Mercedes GLC SUV review
The Mercedes GLC is elegant and relaxing, and has a lot of space inside, but isn’t as hi-tech as some alternatives.
What's not so good
Find out more about the Mercedes GLC SUV
The Mercedes GLC is an upmarket SUV with a quality interior and plenty of space inside. It’s similar to the BMW X3 and Audi Q5 – all three are upmarket and spacious, but like a posh handbag, they’re not exactly great value for money.
The GLC name hints that the SUV is of a similar size to the C-Class, and it shares a little with the way it looks too. The GLC is a bit more aggressive than the saloon, but you can see the family resemblance and both are smart-looking cars.
It’s even more similar inside as the interior of the GLC is just as luxurious and pleasant as the C-Class’. The soft-touch materials and tactile wood trims mean it’s a great place to spend time especially with the comfy leather seats.
The Mercedes GLC’s interior suffers from a rather poor infotainment set-up, though. The screen looks like an afterthought on the dash and while functionality is good, the interface looks dated and isn’t that easy to use.
There’s plenty of room inside, though, and even tall adults will have no trouble fitting in the back seats. It’s really roomy up front too, with plenty of storage around the cabin for your things. There’s a big boot as well, so whether it’s bikes, buggies or golf clubs you’re carrying there shouldn’t be any issue with space.
The Mercedes GLC has a fancy cabin and sharp styling, so it’s an appealing choice, but a BMW X3 is a more complete car under the skin
The GLC comes with a decent range of engines, so there’s a good model for each use case. The C220d model is a good all-rounder as it’s punchy and economical, or if you prefer petrol there’s the C300 model. There’s even plug-in hybrid and powerful AMG models, too.
High-spec models have air suspension but most cars have standard springs, and while the GLC is comfortable for the most part, it can be a bit jittery over bumps at low speed. The versions on larger alloy wheels exacerbate this trait.
It’s not that fun to drive either, as a BMW X3 is more agile. The steering is light but not very satisfying to use, and with four-wheel drive as standard and a nine-speed automatic gearbox, it’s safe rather than exciting to drive quickly.
Yet buyers who want a sporty car will rarely choose an SUV. The GLC is all about practicality and luxury, which it certainly lives up to. A few small flaws are easily overlooked if you love the way it looks.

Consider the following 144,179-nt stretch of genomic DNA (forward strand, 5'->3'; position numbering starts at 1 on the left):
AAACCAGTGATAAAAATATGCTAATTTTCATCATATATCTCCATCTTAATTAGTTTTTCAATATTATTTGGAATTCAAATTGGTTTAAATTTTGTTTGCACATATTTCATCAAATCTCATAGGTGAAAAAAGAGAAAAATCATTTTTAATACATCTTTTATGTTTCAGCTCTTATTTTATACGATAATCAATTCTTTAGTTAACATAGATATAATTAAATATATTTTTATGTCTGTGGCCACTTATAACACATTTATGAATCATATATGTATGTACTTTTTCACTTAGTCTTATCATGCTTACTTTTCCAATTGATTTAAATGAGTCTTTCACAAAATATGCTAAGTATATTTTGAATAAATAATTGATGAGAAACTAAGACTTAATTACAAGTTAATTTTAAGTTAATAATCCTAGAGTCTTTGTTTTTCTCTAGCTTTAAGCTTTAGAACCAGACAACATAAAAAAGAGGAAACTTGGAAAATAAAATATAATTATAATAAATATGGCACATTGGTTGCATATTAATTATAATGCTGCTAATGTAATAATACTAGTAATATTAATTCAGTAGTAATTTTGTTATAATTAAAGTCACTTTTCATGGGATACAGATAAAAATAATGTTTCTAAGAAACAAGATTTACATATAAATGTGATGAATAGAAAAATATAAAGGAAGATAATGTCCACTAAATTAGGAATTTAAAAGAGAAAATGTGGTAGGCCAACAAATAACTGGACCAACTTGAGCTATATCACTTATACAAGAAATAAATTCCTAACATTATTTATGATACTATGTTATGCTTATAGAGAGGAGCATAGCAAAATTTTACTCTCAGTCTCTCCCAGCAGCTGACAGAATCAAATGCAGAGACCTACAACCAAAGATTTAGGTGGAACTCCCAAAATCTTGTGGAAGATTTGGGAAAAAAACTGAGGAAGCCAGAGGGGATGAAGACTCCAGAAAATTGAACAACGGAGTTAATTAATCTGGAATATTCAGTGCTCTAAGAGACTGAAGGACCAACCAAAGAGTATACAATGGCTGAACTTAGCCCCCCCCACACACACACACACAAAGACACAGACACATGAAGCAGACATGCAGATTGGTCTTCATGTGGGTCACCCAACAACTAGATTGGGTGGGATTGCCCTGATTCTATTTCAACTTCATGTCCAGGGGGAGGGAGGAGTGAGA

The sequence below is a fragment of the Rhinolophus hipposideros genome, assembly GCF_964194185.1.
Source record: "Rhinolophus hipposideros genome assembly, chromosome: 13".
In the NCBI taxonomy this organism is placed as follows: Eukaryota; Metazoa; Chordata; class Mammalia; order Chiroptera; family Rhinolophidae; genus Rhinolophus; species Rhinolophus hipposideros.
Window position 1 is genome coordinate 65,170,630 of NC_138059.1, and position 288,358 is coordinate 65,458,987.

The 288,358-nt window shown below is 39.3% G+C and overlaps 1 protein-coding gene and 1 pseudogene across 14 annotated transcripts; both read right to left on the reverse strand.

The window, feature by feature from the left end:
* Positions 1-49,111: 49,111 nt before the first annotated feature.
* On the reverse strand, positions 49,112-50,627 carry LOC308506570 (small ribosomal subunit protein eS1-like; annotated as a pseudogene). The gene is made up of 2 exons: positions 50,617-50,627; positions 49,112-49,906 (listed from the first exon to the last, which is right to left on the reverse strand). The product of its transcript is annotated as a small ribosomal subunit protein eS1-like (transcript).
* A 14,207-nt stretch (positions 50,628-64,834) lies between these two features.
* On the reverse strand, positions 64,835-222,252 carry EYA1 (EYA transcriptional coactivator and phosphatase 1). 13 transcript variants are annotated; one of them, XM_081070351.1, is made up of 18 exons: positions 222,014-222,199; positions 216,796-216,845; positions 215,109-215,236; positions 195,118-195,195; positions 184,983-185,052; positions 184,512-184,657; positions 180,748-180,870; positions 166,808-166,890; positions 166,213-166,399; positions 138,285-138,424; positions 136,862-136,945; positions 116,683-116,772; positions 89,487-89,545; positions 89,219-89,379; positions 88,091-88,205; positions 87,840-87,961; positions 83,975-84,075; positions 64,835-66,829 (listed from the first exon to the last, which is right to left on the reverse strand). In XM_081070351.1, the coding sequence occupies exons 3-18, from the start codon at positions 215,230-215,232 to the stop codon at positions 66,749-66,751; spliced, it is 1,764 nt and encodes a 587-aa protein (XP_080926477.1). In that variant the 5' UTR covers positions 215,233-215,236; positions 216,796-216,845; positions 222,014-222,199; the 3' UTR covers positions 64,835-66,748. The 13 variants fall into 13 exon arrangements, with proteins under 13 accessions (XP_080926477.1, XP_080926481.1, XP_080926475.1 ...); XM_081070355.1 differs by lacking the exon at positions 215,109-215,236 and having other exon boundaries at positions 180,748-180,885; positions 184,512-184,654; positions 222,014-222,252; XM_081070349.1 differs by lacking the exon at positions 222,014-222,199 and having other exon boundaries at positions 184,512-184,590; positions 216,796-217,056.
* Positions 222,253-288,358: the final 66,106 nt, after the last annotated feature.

If it’s your choice as a next car, check out our GLC deals page to find one at a great price.
Common Mercedes GLC questions
What does GLC stand for?
There are two parts to the ‘GLC’ name. First, ‘GL’. This is a contraction of ‘gelandewagen’, the German word for ‘off-road vehicle’, otherwise known as an SUV. Next, we have ‘C’, which Mercedes uses to denote its mid-size cars, like the C-Class saloon. Put it all together and the name GLC tells you that the car is a mid-size SUV– or the SUV equivalent of the C-Class.
Which is better – GLC or GLE?
The GLC is the SUV equivalent of the C-Class; the GLE is the SUV equivalent of the E-Class. Therefore, the GLE is a much bigger car than the GLC. So, it’s more a question of how much space you need and what your budget is.
If you want a Mercedes SUV, buy one. If you need lots of space and the option of seven seats, buy the GLE. Oh, it also has a nicer looking infotainment system. If you don’t need so much space, or your budget won’t stretch that far, buy the GLC.
Mercedes GLC Design
The Mercedes GLC is a typical medium-sized upmarket SUV – its design accentuates its size using bulges and creases in the bodywork to make it seem more aggressive. There’s a relatively long bonnet at the front, which merges into a high-up cabin. There are roof rails on top to give it a more rugged appearance, and black plastic cladding around the wheel arches does the same job. There are plenty of parts that are determined by which trim level you go for.
Mercedes GLC Sport
The Mercedes GLC Sport is the most basic model in the range but it’s still fairly flashy. It has LED headlights, a large Mercedes badge on the grille – which has a ‘four-spoke’ design – and 18-inch alloy wheels as standard. The back end of the car has a silver-coloured section at the bottom that highlights the tailpipes.